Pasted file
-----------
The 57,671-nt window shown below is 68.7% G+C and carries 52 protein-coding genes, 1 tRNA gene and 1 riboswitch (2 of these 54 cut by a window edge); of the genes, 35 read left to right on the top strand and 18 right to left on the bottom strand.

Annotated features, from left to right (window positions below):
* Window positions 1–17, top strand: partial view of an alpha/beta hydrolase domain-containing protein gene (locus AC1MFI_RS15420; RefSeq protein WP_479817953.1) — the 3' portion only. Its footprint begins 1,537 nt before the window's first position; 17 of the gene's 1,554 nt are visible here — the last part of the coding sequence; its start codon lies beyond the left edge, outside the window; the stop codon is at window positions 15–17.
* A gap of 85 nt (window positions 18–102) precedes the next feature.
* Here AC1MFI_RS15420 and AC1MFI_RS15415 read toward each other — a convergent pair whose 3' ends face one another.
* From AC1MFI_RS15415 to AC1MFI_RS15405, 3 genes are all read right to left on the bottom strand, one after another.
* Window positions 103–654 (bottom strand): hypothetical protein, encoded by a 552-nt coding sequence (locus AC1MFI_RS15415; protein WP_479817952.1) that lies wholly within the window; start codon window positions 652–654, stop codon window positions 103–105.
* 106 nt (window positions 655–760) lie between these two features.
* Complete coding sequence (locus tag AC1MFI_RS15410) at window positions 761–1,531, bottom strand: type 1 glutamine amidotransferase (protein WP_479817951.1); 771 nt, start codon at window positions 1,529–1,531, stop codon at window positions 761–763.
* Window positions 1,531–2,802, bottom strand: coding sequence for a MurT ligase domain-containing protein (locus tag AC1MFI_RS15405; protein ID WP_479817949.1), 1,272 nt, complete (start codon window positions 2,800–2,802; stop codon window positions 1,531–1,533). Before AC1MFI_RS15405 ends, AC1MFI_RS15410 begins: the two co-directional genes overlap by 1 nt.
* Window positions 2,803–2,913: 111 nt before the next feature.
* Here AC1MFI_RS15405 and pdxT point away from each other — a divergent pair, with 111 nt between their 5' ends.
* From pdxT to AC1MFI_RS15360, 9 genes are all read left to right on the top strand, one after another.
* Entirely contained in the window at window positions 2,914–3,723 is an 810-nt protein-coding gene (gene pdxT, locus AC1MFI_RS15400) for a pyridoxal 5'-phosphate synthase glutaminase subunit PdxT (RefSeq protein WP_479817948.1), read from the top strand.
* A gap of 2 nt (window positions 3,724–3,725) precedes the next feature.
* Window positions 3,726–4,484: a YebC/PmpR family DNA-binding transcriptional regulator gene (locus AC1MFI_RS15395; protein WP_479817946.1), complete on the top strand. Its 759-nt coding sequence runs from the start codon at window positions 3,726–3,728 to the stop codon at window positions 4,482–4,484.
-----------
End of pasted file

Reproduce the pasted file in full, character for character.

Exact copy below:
The 57,671-nt window shown below is 68.7% G+C and carries 52 protein-coding genes, 1 tRNA gene and 1 riboswitch (2 of these 54 cut by a window edge); of the genes, 35 read left to right on the top strand and 18 right to left on the bottom strand.

Annotated features, from left to right (window positions below):
* Window positions 1–17, top strand: partial view of an alpha/beta hydrolase domain-containing protein gene (locus AC1MFI_RS15420; RefSeq protein WP_479817953.1) — the 3' portion only. Its footprint begins 1,537 nt before the window's first position; 17 of the gene's 1,554 nt are visible here — the last part of the coding sequence; its start codon lies beyond the left edge, outside the window; the stop codon is at window positions 15–17.
* A gap of 85 nt (window positions 18–102) precedes the next feature.
* Here AC1MFI_RS15420 and AC1MFI_RS15415 read toward each other — a convergent pair whose 3' ends face one another.
* From AC1MFI_RS15415 to AC1MFI_RS15405, 3 genes are all read right to left on the bottom strand, one after another.
* Window positions 103–654 (bottom strand): hypothetical protein, encoded by a 552-nt coding sequence (locus AC1MFI_RS15415; protein WP_479817952.1) that lies wholly within the window; start codon window positions 652–654, stop codon window positions 103–105.
* 106 nt (window positions 655–760) lie between these two features.
* Complete coding sequence (locus tag AC1MFI_RS15410) at window positions 761–1,531, bottom strand: type 1 glutamine amidotransferase (protein WP_479817951.1); 771 nt, start codon at window positions 1,529–1,531, stop codon at window positions 761–763.
* Window positions 1,531–2,802, bottom strand: coding sequence for a MurT ligase domain-containing protein (locus tag AC1MFI_RS15405; protein ID WP_479817949.1), 1,272 nt, complete (start codon window positions 2,800–2,802; stop codon window positions 1,531–1,533). Before AC1MFI_RS15405 ends, AC1MFI_RS15410 begins: the two co-directional genes overlap by 1 nt.
* Window positions 2,803–2,913: 111 nt before the next feature.
* Here AC1MFI_RS15405 and pdxT point away from each other — a divergent pair, with 111 nt between their 5' ends.
* From pdxT to AC1MFI_RS15360, 9 genes are all read left to right on the top strand, one after another.
* Entirely contained in the window at window positions 2,914–3,723 is an 810-nt protein-coding gene (gene pdxT, locus AC1MFI_RS15400) for a pyridoxal 5'-phosphate synthase glutaminase subunit PdxT (RefSeq protein WP_479817948.1), read from the top strand.
* A gap of 2 nt (window positions 3,724–3,725) precedes the next feature.
* Window positions 3,726–4,484: a YebC/PmpR family DNA-binding transcriptional regulator gene (locus AC1MFI_RS15395; protein WP_479817946.1), complete on the top strand. Its 759-nt coding sequence runs from the start codon at window positions 3,726–3,728 to the stop codon at window positions 4,482–4,484.